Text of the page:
Restore Washington's Birthday
September 20, 1999
by John Fonte
September 19, 1999 is the 203rd anniversary of George Washington's Farewell Address. It is time that Americans reflect upon his legacy. The first order of business should be to launch a national campaign to restore and celebrate his birthday this coming February 2000. It will be 200 years after his death and would serve as a fitting beginning to what we hope will be another century of American freedom.
Unfortunately, George Washington's birthday in February 1999 passed with little fanfare. For the most part, the birthday of the man who was once revered as the "Father of our country" was subsumed under an amorphous "President's day." How did this come to pass and is there anything we should do about it?
February 22 was once celebrated as the birthday of George Washington. This changed with the passage of the Monday holiday law in 1968. During the debate over that legislation, Tennessee Congressman Dan Kuykendall argued prophetically that: "If we do this, [change Washington's birthday celebration] ten years from now our school children will not know what February 22 means. They will not know or care when George Washington was born. They will know that in the middle of February they will have a 3-day weekend for some reason. This will come."
On the contrary, the bill's supporters argued that changing the date would not diminish the time-honored commemoration of Washington's birthday. One Congressmen declared a Monday holiday would enhance the celebration by permitting more people to visit Mount Vernon.
Moreover, the bill's supporters argued that the February holiday was meant to honor Washington alone. They specifically rejected an amendment to change the name of the holiday to "President's Day" because, as Congressman William McCulloch put it, "not all Presidents are held in the same high esteem as the Father of our Country." And last year, thirty years after the passage of the original bill, Congress, once again, refused to pass legislation (cosponsored by 12 senators) that would have "redesignate[d] the legal public holiday 'Washington's Birthday' as 'President's Day.'" So by law, in mid-February we are supposed to celebrate Washington's Birthday, not President's Day.
Nevertheless, although we have not officially abandoned Washington's Birthday for President's Day, we act as though we have. On Monday, February 15, 1999 one heard and read the term "President's Day," not simply from local merchants and television weather anchors, but from federal government agencies and United States Senators. One senator, marching in the annual parade in honor of Washington's birthday in our first President's hometown greeted the assembled spectators with the words "Happy President's Day."
One of the more persuasive arguments for the change is that the other great President born in February, Abraham Lincoln, should be honored this month as well. And so he should. But a generic President's day does not do this. We do not call the February holiday "Washington-Lincoln Day," but "President's Day." Lincoln, who consciously modeled himself on Washington, and who more than any other American helped to preserve and perpetuate Washington's legacy of constitutional democratic government, should have his own day, February 12. Last year's bill essentially proposed a generic holiday. It refers to "the contributions that Presidents have made to the development of our nation and "to the institution of the Presidency."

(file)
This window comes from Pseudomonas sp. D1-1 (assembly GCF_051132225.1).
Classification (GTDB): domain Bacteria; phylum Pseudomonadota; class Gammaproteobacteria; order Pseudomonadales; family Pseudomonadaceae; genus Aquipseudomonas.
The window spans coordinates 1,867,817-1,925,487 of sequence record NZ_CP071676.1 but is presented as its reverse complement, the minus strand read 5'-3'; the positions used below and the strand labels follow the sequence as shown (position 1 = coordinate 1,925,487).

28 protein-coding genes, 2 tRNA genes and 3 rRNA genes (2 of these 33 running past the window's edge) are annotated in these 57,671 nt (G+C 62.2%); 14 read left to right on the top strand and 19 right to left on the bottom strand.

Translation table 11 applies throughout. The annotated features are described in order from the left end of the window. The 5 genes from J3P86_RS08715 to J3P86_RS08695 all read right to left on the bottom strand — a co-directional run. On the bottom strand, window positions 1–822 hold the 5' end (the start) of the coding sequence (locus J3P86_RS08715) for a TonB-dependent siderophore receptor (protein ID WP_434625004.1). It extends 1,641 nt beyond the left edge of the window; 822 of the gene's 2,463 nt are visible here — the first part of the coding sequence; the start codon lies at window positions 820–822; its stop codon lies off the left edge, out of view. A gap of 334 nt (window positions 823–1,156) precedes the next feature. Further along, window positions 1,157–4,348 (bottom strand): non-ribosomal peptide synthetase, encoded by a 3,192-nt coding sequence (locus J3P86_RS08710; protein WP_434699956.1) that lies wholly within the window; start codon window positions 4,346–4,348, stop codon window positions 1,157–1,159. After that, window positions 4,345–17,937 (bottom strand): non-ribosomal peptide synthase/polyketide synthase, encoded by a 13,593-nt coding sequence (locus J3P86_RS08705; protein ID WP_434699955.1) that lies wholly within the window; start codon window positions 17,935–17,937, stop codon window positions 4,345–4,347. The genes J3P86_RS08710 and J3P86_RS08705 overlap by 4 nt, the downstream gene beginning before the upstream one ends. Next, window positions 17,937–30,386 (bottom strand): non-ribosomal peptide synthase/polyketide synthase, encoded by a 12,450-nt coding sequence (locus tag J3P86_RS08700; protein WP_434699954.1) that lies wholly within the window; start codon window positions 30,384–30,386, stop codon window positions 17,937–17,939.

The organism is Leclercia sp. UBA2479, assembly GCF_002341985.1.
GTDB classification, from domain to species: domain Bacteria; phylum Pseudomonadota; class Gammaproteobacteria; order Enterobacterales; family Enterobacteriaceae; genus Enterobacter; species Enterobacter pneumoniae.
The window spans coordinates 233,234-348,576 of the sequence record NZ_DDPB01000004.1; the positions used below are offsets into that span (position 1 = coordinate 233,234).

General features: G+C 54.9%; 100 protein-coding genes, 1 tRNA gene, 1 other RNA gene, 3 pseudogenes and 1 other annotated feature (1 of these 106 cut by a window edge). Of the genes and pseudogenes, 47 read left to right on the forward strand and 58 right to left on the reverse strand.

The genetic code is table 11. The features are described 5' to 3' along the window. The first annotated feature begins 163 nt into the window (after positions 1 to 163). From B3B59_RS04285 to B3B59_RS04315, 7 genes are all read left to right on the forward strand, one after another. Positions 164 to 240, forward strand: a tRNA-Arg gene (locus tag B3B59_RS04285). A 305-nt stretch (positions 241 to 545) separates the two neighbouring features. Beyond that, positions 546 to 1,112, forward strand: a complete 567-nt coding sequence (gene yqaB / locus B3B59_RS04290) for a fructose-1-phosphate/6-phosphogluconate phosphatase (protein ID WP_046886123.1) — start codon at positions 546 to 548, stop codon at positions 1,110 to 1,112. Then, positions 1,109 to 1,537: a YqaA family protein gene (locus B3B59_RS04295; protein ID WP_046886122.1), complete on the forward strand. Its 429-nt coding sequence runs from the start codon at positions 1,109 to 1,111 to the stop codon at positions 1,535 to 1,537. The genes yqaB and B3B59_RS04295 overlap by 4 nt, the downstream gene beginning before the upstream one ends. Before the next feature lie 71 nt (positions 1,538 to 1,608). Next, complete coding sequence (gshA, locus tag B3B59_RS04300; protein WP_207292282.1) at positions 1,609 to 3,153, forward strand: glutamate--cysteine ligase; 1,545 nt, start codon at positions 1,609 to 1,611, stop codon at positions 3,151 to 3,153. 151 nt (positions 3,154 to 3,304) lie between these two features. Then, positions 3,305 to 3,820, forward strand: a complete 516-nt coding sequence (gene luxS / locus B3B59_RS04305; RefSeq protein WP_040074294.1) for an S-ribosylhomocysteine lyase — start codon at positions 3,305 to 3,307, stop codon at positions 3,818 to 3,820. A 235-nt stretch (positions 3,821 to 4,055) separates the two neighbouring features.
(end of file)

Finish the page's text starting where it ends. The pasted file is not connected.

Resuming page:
The issue is clear: the February holiday is either Washington's Birthday or President's Day. Surely, Americans are capable of deciding that the contributions of George Washington to our nation are greater than those of Millard Fillmore and James Buchanan. James Flexner has called our first President the "indispensable man"--the one individual most responsible for the successful launching of the American experiment--a new form of government, a constitutional democratic republic, in which the people are sovereign, but their power is limited by a written constitution.
Washington became the "indispensable man" by: (1) holding the ragtag Continental army together for eight years until the British decided that continuing the war was not worth the price: 2) presiding over the Constitutional Convention that created the world's oldest written constitution; (3) serving as our first President and, thus, establishing by example both the limits and prerogatives of the chief executive office of the American democratic republic: (4) voluntarily giving up power both as a military commander and a political leader thereby discrediting, in advance, any potential Caesar or Napoleon in American politics; and (5) most importantly, providing by character and example, a model of republican citizenship.
Sometimes more wisdom is found among the losers of congressional debates than among the winners. In opposing the legislation to change the February 22 date of Washington's birthday in 1968, Congressman Joe Waggonner of Louisiana told the bill's sponsors: "you have further commercialized and made further meaningless something that has the respect of the people of this country." Surely, it is time, on the two hundredth anniversary of George Washington's death, to bury President's Day and to resurrect and celebrate the birthday of the Father of our country.
John Fonte is a Senior Fellow and Director of Hudson's Center for American Common Culture.